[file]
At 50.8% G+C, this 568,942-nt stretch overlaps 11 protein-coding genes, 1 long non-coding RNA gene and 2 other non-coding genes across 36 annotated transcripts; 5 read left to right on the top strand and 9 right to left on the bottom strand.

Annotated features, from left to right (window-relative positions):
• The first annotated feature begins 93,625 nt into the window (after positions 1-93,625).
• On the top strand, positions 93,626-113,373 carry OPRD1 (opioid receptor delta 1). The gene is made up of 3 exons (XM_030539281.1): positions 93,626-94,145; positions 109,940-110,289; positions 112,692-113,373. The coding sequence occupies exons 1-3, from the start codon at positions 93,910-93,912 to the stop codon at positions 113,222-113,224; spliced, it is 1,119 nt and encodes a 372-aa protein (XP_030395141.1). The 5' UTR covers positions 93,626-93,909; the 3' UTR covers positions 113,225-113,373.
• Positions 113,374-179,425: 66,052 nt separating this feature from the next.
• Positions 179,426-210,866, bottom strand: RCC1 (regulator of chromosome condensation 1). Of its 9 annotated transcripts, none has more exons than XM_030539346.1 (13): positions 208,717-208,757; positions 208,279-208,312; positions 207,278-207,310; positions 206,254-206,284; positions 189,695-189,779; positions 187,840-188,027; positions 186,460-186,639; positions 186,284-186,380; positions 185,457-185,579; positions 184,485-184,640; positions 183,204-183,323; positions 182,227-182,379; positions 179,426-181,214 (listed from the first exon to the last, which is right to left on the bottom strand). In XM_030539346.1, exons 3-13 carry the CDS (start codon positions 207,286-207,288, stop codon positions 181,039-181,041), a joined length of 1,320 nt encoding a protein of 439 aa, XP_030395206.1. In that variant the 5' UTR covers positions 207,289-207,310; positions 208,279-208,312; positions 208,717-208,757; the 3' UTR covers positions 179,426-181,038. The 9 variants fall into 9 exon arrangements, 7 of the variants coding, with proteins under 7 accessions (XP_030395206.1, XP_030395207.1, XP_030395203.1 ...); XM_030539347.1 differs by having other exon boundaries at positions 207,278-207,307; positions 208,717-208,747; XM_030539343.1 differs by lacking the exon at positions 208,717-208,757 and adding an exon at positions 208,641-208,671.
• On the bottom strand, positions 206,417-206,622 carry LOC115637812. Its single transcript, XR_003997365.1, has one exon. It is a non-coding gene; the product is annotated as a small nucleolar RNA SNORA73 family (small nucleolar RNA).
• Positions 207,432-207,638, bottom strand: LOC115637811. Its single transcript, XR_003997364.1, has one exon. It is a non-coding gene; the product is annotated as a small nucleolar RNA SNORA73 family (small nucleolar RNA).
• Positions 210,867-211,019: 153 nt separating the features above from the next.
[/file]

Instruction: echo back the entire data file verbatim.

At 50.8% G+C, this 568,942-nt stretch overlaps 11 protein-coding genes, 1 long non-coding RNA gene and 2 other non-coding genes across 36 annotated transcripts; 5 read left to right on the top strand and 9 right to left on the bottom strand.

Annotated features, from left to right (window-relative positions):
• The first annotated feature begins 93,625 nt into the window (after positions 1-93,625).
• On the top strand, positions 93,626-113,373 carry OPRD1 (opioid receptor delta 1). The gene is made up of 3 exons (XM_030539281.1): positions 93,626-94,145; positions 109,940-110,289; positions 112,692-113,373. The coding sequence occupies exons 1-3, from the start codon at positions 93,910-93,912 to the stop codon at positions 113,222-113,224; spliced, it is 1,119 nt and encodes a 372-aa protein (XP_030395141.1). The 5' UTR covers positions 93,626-93,909; the 3' UTR covers positions 113,225-113,373.
• Positions 113,374-179,425: 66,052 nt separating this feature from the next.
• Positions 179,426-210,866, bottom strand: RCC1 (regulator of chromosome condensation 1). Of its 9 annotated transcripts, none has more exons than XM_030539346.1 (13): positions 208,717-208,757; positions 208,279-208,312; positions 207,278-207,310; positions 206,254-206,284; positions 189,695-189,779; positions 187,840-188,027; positions 186,460-186,639; positions 186,284-186,380; positions 185,457-185,579; positions 184,485-184,640; positions 183,204-183,323; positions 182,227-182,379; positions 179,426-181,214 (listed from the first exon to the last, which is right to left on the bottom strand). In XM_030539346.1, exons 3-13 carry the CDS (start codon positions 207,286-207,288, stop codon positions 181,039-181,041), a joined length of 1,320 nt encoding a protein of 439 aa, XP_030395206.1. In that variant the 5' UTR covers positions 207,289-207,310; positions 208,279-208,312; positions 208,717-208,757; the 3' UTR covers positions 179,426-181,038. The 9 variants fall into 9 exon arrangements, 7 of the variants coding, with proteins under 7 accessions (XP_030395206.1, XP_030395207.1, XP_030395203.1 ...); XM_030539347.1 differs by having other exon boundaries at positions 207,278-207,307; positions 208,717-208,747; XM_030539343.1 differs by lacking the exon at positions 208,717-208,757 and adding an exon at positions 208,641-208,671.
• On the bottom strand, positions 206,417-206,622 carry LOC115637812. Its single transcript, XR_003997365.1, has one exon. It is a non-coding gene; the product is annotated as a small nucleolar RNA SNORA73 family (small nucleolar RNA).
• Positions 207,432-207,638, bottom strand: LOC115637811. Its single transcript, XR_003997364.1, has one exon. It is a non-coding gene; the product is annotated as a small nucleolar RNA SNORA73 family (small nucleolar RNA).
• Positions 210,867-211,019: 153 nt separating the features above from the next.